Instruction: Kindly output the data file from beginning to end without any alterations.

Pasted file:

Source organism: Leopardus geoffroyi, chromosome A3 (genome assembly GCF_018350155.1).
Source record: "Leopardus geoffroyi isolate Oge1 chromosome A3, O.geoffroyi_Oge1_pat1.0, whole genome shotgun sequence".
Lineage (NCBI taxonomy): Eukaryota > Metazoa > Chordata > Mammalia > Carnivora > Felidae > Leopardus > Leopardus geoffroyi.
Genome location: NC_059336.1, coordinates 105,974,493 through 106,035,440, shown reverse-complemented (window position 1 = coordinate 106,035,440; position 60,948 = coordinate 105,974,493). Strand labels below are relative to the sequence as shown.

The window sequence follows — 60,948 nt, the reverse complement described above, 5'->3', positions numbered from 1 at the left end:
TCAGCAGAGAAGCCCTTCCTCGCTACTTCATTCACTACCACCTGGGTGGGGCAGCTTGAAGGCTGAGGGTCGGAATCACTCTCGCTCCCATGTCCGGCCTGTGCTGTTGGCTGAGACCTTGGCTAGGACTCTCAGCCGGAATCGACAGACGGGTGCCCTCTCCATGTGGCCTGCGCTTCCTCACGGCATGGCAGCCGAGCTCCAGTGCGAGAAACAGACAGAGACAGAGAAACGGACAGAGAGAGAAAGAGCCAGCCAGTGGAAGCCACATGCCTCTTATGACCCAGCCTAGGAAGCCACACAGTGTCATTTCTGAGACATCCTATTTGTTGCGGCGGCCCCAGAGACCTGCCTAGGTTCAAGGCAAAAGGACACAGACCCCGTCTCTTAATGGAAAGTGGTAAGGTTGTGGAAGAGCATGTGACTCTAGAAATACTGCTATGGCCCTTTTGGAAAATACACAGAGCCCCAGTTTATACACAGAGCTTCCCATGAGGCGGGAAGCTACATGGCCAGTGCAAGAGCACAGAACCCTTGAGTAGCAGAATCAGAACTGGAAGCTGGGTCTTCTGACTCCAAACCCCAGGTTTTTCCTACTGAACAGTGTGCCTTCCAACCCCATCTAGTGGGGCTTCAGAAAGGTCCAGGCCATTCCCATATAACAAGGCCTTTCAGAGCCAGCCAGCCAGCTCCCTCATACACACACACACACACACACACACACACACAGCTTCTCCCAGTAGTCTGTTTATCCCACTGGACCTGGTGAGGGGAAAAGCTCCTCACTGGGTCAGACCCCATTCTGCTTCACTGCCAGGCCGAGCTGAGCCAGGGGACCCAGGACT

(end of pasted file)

Source organism: Leopardus geoffroyi, chromosome A3 (genome assembly GCF_018350155.1).
Source record: "Leopardus geoffroyi isolate Oge1 chromosome A3, O.geoffroyi_Oge1_pat1.0, whole genome shotgun sequence".
Lineage (NCBI taxonomy): Eukaryota > Metazoa > Chordata > Mammalia > Carnivora > Felidae > Leopardus > Leopardus geoffroyi.
Genome location: NC_059336.1, coordinates 105,974,493 through 106,035,440, shown reverse-complemented (window position 1 = coordinate 106,035,440; position 60,948 = coordinate 105,974,493). Strand labels below are relative to the sequence as shown.

The window sequence follows — 60,948 nt, the reverse complement described above, 5'->3', positions numbered from 1 at the left end:
TCAGCAGAGAAGCCCTTCCTCGCTACTTCATTCACTACCACCTGGGTGGGGCAGCTTGAAGGCTGAGGGTCGGAATCACTCTCGCTCCCATGTCCGGCCTGTGCTGTTGGCTGAGACCTTGGCTAGGACTCTCAGCCGGAATCGACAGACGGGTGCCCTCTCCATGTGGCCTGCGCTTCCTCACGGCATGGCAGCCGAGCTCCAGTGCGAGAAACAGACAGAGACAGAGAAACGGACAGAGAGAGAAAGAGCCAGCCAGTGGAAGCCACATGCCTCTTATGACCCAGCCTAGGAAGCCACACAGTGTCATTTCTGAGACATCCTATTTGTTGCGGCGGCCCCAGAGACCTGCCTAGGTTCAAGGCAAAAGGACACAGACCCCGTCTCTTAATGGAAAGTGGTAAGGTTGTGGAAGAGCATGTGACTCTAGAAATACTGCTATGGCCCTTTTGGAAAATACACAGAGCCCCAGTTTATACACAGAGCTTCCCATGAGGCGGGAAGCTACATGGCCAGTGCAAGAGCACAGAACCCTTGAGTAGCAGAATCAGAACTGGAAGCTGGGTCTTCTGACTCCAAACCCCAGGTTTTTCCTACTGAACAGTGTGCCTTCCAACCCCATCTAGTGGGGCTTCAGAAAGGTCCAGGCCATTCCCATATAACAAGGCCTTTCAGAGCCAGCCAGCCAGCTCCCTCATACACACACACACACACACACACACACACACAGCTTCTCCCAGTAGTCTGTTTATCCCACTGGACCTGGTGAGGGGAAAAGCTCCTCACTGGGTCAGACCCCATTCTGCTTCACTGCCAGGCCGAGCTGAGCCAGGGGACCCAGGACT